Joint Health Part II: Hips and Legs
Building Mobility, Strength, and Full Range of Motion
As the joint containing the largest muscle within the human anatomy (the Gluteus Maximus), the hip is designed to keep us both stable and upright, and is arguably the cornerstone of good posture. Similar to a house, the “upper floors” of our body cannot hold their proper shape without a stable foundation. However, unlike a house, our bodies are organic and adaptable, and instead of falling down, they go to great lengths to stay upright by compensating for the lack of stability in one area by creating excessive rigidity in another. For instance, the cause of left shoulder pain and stiffness can often be traced back to an instability in right hip, or vice versa. Though this is a simplistic example, one can start to see why the origin of pain is quite often not at the site of the pain itself, but rather at another point along the chain of action or biomechanical load.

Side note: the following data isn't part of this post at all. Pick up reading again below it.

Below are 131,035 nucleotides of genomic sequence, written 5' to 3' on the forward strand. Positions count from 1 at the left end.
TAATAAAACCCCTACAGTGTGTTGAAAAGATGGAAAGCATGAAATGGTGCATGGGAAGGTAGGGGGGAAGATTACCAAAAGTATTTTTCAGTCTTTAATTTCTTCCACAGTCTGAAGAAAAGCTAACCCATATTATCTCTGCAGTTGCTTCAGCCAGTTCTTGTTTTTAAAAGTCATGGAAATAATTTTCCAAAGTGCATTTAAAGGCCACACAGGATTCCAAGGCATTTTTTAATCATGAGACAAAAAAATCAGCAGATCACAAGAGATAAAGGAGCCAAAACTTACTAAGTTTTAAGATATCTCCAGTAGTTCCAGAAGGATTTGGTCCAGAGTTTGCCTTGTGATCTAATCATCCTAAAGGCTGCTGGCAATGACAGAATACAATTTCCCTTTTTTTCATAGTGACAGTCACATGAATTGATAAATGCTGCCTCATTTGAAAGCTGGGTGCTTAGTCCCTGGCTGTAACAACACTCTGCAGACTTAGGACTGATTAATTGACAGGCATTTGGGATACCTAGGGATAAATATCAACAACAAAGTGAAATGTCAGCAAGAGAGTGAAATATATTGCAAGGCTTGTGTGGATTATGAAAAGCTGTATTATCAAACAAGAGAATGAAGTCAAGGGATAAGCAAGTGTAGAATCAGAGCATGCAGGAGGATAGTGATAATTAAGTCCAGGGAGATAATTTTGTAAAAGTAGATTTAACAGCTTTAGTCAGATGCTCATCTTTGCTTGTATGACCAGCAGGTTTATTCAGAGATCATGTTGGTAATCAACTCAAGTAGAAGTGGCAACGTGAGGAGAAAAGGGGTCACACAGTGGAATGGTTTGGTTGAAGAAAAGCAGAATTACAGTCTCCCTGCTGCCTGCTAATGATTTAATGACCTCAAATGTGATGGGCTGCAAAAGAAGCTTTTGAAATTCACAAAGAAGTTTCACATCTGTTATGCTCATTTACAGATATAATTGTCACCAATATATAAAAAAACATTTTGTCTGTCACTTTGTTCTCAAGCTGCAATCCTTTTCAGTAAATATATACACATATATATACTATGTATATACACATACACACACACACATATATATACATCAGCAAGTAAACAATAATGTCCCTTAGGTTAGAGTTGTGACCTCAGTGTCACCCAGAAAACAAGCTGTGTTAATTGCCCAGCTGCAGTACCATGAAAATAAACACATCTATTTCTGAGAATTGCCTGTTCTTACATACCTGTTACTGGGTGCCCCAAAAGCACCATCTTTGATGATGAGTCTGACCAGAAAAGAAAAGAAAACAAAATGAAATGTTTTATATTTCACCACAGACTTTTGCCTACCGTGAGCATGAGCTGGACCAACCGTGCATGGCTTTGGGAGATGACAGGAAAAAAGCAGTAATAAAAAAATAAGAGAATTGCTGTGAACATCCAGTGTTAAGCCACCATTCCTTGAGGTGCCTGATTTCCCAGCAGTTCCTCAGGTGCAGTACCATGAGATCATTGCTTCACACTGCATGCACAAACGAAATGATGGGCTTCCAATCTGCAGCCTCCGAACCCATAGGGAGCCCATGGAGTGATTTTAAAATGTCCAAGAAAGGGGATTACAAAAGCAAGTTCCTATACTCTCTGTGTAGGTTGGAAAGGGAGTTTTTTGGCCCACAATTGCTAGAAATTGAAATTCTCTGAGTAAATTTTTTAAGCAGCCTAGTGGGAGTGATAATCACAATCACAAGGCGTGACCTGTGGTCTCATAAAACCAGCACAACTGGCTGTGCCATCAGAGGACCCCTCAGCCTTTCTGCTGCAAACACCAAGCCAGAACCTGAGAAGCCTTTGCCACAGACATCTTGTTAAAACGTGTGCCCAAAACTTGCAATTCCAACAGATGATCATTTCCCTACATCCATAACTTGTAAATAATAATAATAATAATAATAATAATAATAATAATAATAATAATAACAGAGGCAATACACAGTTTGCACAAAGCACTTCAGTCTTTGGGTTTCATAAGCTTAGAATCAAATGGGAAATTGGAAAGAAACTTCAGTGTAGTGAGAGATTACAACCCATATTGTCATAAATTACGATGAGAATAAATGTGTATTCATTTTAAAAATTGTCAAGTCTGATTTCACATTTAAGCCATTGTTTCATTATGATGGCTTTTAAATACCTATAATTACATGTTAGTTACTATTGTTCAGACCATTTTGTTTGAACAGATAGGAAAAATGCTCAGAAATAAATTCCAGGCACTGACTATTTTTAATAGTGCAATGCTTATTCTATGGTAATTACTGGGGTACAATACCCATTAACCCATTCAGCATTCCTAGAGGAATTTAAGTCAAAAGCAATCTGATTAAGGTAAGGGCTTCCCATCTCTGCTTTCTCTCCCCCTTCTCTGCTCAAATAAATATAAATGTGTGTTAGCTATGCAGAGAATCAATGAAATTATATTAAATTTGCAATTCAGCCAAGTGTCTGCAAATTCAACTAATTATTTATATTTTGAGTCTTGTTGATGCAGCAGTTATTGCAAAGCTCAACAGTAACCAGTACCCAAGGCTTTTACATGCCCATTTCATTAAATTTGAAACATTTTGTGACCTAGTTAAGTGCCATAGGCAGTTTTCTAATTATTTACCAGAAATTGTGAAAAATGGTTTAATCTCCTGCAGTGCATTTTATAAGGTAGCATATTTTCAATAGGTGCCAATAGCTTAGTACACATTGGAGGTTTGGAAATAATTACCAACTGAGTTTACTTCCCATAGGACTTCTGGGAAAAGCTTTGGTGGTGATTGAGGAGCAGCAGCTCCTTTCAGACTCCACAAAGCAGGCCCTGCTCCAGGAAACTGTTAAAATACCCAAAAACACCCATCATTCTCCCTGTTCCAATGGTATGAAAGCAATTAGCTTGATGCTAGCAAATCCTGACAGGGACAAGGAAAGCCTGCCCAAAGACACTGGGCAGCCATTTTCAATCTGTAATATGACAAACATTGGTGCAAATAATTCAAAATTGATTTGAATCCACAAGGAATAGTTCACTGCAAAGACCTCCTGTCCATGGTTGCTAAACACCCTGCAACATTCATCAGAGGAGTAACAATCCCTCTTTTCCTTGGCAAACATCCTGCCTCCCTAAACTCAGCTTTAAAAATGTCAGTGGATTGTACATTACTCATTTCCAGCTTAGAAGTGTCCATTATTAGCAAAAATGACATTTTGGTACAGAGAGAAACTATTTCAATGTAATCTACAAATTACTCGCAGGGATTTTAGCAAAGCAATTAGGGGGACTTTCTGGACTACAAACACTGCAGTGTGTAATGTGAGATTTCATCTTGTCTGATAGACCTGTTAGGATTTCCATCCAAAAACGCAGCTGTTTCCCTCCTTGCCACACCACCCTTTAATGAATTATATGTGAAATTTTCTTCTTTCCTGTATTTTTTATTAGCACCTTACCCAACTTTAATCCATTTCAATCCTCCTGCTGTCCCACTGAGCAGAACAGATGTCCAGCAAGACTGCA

With this in mind, the workshop will review what’s happening “underneath the hood,” so to speak, and apply various exercises to counteract many of the most common dysfunctional movement patterns that almost everyone will develop over time. The exercises will help to give both the mobility and stability needed in order for the hips and legs to function properly. For our bodies, a good foundation is one that has just the right balance of rigidity and flexibility: if it is too rigid, it will crack under the pressure of movement, and if it is too loose, there will be compensation above for what is lacking below.
The workshop will make use of exercises that include traditional yoga asana, but are not at all limited to it. Many more are borrowed from gymnastics, calisthenics and corrective exercises used by physical therapists. So be prepared to move in new ways in order to experience the freedom of movement that comes with healthy hips!